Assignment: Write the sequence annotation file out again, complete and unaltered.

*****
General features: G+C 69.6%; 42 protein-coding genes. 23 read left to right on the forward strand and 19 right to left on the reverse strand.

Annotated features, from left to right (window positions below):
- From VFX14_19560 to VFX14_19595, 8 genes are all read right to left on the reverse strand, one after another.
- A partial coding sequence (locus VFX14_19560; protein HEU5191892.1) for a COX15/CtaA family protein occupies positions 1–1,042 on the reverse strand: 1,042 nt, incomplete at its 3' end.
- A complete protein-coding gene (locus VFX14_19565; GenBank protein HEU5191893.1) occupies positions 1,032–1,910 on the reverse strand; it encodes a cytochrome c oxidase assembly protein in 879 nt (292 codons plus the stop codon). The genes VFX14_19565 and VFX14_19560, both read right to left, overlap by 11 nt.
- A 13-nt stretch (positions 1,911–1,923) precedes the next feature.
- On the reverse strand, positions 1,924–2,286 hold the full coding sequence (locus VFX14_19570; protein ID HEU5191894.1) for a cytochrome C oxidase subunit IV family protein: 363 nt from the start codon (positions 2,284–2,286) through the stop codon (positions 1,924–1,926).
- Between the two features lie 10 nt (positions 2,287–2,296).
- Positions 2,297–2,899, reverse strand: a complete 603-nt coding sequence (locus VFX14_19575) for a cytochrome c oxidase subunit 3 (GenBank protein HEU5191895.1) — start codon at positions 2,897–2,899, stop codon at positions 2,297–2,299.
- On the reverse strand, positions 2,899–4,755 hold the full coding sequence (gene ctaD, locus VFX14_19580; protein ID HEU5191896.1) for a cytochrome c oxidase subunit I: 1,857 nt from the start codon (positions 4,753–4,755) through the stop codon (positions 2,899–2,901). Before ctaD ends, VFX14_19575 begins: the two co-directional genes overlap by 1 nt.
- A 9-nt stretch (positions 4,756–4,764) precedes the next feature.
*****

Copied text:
General features: G+C 69.6%; 42 protein-coding genes. 23 read left to right on the forward strand and 19 right to left on the reverse strand.

Annotated features, from left to right (window positions below):
- From VFX14_19560 to VFX14_19595, 8 genes are all read right to left on the reverse strand, one after another.
- A partial coding sequence (locus VFX14_19560; protein HEU5191892.1) for a COX15/CtaA family protein occupies positions 1–1,042 on the reverse strand: 1,042 nt, incomplete at its 3' end.
- A complete protein-coding gene (locus VFX14_19565; GenBank protein HEU5191893.1) occupies positions 1,032–1,910 on the reverse strand; it encodes a cytochrome c oxidase assembly protein in 879 nt (292 codons plus the stop codon). The genes VFX14_19565 and VFX14_19560, both read right to left, overlap by 11 nt.
- A 13-nt stretch (positions 1,911–1,923) precedes the next feature.
- On the reverse strand, positions 1,924–2,286 hold the full coding sequence (locus VFX14_19570; protein ID HEU5191894.1) for a cytochrome C oxidase subunit IV family protein: 363 nt from the start codon (positions 2,284–2,286) through the stop codon (positions 1,924–1,926).
- Between the two features lie 10 nt (positions 2,287–2,296).
- Positions 2,297–2,899, reverse strand: a complete 603-nt coding sequence (locus VFX14_19575) for a cytochrome c oxidase subunit 3 (GenBank protein HEU5191895.1) — start codon at positions 2,897–2,899, stop codon at positions 2,297–2,299.
- On the reverse strand, positions 2,899–4,755 hold the full coding sequence (gene ctaD, locus VFX14_19580; protein ID HEU5191896.1) for a cytochrome c oxidase subunit I: 1,857 nt from the start codon (positions 4,753–4,755) through the stop codon (positions 2,899–2,901). Before ctaD ends, VFX14_19575 begins: the two co-directional genes overlap by 1 nt.
- A 9-nt stretch (positions 4,756–4,764) precedes the next feature.